Letters to the editor Featured

10:02am EDT July 22, 2002

As a long time industrial sales and marketing manager, I greatly enjoyed the dozen well defined, witty and pithy "truisms" David L. Stashower shared with us in your September issue.

It's quite obvious he has enjoyed a successful advertising and public relations career, for his "Stashowergrams" attest to it.

He or thee should frame them and sell them for the holiday season. Count me in for the first dozen.
Charles A. Byrne
Cleveland Heights

The politics of business

Credit given where credit is due seems like good policy, except when someone like William Hoffman pretends to be something he isn't, a victim at the hands of sick Willie, in a place he shouldn't be, a business publication which (at least) ought to be conservative fiscally.

The point is Hoffman's a consummate liberal, incapable of recognizing constraints of the truth, much less admitting them. Any truth. For a long time Hoffman sounded like a Clinton apologist, unwilling to admit Willie was a "liar, coward, adulterer" (SBN, March 1997) and taking Rush Limbaugh to task for telling it like it is. Such a president couldn't be good for business, much less America, but Hoffman needed "an indictment, or a court date ... a conviction," but didn't really think anyone worthy to judge Clinton's record and behavior. That's reserved for liberals, when it suits their purposes.

So now, in October 1998, Hoffman sounds like the proverbial rat deserting the ship. Like you said William, you knew what you were getting. In other words, I simply don't believe you don't feel betrayed, or that you did not vote for your hero. Liberals will do anything, including lying as we have seen, to protect their backsides, won't they Bill: You too Bill.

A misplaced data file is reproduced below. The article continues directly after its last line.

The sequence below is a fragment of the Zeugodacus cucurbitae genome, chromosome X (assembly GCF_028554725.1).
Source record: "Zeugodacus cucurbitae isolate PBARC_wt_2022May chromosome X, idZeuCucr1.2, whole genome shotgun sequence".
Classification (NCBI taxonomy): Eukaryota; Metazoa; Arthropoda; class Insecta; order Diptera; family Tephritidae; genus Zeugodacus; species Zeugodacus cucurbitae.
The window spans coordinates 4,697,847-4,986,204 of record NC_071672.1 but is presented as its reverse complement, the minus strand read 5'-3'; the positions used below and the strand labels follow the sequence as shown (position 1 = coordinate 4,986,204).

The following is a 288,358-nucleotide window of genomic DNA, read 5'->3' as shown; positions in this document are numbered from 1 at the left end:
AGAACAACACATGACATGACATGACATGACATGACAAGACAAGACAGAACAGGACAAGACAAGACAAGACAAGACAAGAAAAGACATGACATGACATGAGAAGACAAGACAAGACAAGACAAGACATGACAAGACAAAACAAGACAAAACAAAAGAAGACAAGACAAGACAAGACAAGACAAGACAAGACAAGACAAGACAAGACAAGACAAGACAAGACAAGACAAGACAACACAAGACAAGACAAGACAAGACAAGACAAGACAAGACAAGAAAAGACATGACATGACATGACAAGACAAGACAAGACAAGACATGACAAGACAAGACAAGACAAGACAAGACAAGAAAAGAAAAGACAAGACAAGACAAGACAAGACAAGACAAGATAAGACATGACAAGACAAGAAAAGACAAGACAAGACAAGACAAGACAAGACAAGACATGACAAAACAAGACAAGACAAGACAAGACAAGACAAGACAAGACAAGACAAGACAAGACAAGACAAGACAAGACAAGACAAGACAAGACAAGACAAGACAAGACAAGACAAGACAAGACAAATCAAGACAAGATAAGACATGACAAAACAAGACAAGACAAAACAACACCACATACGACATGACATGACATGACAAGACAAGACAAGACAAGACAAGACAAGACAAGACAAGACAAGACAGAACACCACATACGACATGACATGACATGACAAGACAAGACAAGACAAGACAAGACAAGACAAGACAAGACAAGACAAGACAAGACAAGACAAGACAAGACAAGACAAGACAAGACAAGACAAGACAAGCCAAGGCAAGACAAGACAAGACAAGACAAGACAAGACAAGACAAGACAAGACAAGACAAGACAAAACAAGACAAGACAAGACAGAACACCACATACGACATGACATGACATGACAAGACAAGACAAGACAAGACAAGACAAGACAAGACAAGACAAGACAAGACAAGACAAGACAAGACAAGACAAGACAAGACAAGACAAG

Hoffman's space is wasted in SBN. He's part of business problems, not solutions.
Roger A. Kostiha
president, Radiosound, Cleveland Heights

A question of appropriateness

I found the interview (Reading the Reader, with Jo-Ellan Dimitrius, SBN October) interesting. Ms. Dimitrius' answers were very articulate and somewhat introspective. What in the world possessed Mr. Hoffman, after such responses to his questions, to ask if Ms. Dimitrius wore false eyelashes or artificial nails? I feel this is not only a bit sexist (as well as none of his concern), but a completely inappropriate question of a professional. I wonder what Mr. Hoffman's response would have been had she inquired whether or not he wore a hairpiece? Thank you for an opportunity to share my thoughts.
Angela Kurlich
vice president, Wm. H. Angle Insurance Agency, Akron
member, Board of Directors of the Professional Insurance Agents of Ohio